This is the fourth part of the Solving Investment Problems Series. In this part, we discuss a problem which is very similar to the third part. We discuss an investment at two different interest rates.

**Problem**

Mr. Garett invested a part of $20 000 at a bank at 4% yearly interest. How much does he have to invest at another bank at a 8% yearly interest so that the total interest of the money is 7%.

*Solution and Explanation*

Let x be the money invested at 8%

(1) We know that the interest of 20,000 invested at 4% yearly interest is

20,000(0.04)

(2) We also know that the interest of the money invested at 8% is

(0.08)(x)

(3) The interest of total amount of money invested is 7%. So,

(20,000 + x)(0.07)

Now, the interest in (1) added to the interest in (2) is equal to the interest in (3). Therefore,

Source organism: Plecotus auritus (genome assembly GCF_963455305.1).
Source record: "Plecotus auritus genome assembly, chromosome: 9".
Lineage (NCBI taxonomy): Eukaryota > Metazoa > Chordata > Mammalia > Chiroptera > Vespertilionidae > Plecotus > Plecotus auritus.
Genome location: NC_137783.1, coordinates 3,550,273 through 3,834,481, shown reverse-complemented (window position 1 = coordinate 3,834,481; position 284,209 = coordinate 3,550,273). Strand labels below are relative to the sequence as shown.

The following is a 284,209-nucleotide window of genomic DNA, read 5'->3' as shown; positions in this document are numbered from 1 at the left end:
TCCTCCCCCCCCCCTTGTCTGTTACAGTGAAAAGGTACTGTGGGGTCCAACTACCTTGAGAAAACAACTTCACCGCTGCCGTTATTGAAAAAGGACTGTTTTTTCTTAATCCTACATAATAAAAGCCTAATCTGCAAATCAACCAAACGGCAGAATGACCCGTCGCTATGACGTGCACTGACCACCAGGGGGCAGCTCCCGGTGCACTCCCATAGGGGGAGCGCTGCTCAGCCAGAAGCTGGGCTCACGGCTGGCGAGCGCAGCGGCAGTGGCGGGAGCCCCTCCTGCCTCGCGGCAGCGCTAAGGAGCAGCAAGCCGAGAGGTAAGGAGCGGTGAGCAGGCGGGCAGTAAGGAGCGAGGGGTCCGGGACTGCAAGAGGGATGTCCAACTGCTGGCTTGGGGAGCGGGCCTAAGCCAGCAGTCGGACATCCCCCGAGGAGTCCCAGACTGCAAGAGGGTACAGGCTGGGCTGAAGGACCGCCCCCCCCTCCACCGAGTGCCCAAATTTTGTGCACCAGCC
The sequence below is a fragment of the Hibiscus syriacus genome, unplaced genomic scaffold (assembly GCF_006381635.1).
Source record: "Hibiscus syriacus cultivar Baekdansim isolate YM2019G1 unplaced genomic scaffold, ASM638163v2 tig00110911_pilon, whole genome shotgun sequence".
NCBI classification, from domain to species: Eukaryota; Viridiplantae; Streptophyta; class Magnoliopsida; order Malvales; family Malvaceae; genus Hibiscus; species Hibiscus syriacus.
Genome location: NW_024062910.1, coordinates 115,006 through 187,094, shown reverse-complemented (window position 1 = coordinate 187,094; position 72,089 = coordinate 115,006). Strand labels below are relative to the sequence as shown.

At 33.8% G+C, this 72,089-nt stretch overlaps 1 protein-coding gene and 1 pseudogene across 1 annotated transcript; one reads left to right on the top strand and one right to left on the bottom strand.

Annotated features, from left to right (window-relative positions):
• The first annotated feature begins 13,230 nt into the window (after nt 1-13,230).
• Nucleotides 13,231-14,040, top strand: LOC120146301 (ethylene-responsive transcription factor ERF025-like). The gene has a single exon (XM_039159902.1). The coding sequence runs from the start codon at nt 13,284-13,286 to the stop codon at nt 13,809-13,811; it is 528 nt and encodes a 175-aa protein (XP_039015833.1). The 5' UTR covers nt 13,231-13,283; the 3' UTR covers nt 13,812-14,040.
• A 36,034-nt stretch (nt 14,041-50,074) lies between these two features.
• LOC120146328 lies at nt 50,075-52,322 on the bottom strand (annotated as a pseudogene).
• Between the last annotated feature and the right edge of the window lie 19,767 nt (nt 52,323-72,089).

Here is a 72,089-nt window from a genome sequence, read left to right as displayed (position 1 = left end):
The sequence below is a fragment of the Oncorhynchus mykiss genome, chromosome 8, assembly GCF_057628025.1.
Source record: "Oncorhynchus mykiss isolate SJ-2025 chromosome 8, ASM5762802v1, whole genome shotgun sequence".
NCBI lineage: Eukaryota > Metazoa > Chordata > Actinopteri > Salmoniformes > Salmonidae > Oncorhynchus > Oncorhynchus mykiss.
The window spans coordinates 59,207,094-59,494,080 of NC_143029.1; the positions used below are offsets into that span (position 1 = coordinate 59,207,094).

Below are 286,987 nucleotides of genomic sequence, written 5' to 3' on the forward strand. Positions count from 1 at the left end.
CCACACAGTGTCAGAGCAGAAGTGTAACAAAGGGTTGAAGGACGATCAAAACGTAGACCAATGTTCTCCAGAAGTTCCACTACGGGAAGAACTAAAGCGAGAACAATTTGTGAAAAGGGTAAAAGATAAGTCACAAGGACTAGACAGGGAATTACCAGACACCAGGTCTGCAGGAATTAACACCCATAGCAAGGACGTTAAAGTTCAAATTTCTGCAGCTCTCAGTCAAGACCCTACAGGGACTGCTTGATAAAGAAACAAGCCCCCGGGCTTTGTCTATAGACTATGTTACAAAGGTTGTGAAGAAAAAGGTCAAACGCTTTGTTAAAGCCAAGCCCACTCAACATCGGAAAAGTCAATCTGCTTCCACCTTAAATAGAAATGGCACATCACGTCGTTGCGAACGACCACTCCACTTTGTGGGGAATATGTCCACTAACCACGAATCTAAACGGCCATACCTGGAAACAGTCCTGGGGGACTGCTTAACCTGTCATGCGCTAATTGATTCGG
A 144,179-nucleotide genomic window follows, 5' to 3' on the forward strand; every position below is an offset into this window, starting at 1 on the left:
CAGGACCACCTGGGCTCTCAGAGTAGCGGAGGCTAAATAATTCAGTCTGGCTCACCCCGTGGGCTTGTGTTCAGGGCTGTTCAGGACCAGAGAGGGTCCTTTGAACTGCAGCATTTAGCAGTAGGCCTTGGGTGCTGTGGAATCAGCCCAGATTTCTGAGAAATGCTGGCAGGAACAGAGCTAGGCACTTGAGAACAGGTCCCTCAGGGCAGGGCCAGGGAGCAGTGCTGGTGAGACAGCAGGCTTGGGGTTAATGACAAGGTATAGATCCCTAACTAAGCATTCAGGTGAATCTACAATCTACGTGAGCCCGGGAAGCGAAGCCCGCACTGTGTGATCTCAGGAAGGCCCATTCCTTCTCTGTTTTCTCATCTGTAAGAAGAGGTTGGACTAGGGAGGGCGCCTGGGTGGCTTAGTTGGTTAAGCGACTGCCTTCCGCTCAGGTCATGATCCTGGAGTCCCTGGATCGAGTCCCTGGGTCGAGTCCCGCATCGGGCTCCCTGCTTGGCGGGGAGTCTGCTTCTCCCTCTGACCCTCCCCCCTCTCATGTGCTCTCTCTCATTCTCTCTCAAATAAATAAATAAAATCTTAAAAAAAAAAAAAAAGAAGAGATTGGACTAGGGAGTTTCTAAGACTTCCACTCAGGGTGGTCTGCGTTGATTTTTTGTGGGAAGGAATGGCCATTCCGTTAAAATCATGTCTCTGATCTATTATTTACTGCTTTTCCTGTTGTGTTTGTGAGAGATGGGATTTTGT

20,000(0.04) + (0.08)(x) = (20,000 + x)(0.07)

Simplifying, we have

800 + 0.08x = 1400 + 0.07x

To eliminate the decimal point, we multiply both sides by 100. That is

80000 + 8x = 140000 + 7x

8x – 7x = 140000 – 80000

x = 60000

This means that he has to invest $60,000 at 8% interest in order for the total to be 7% of the entire investment.

Check:

$20,000 x 0.04 = $800

$60,000 x 0.08 = 4800

Adding the two interest, we have $5600. We check if this is really 7% of the total investment.

Our total investment is $80,000.

Now, $80,000 x 0.07 = $5600.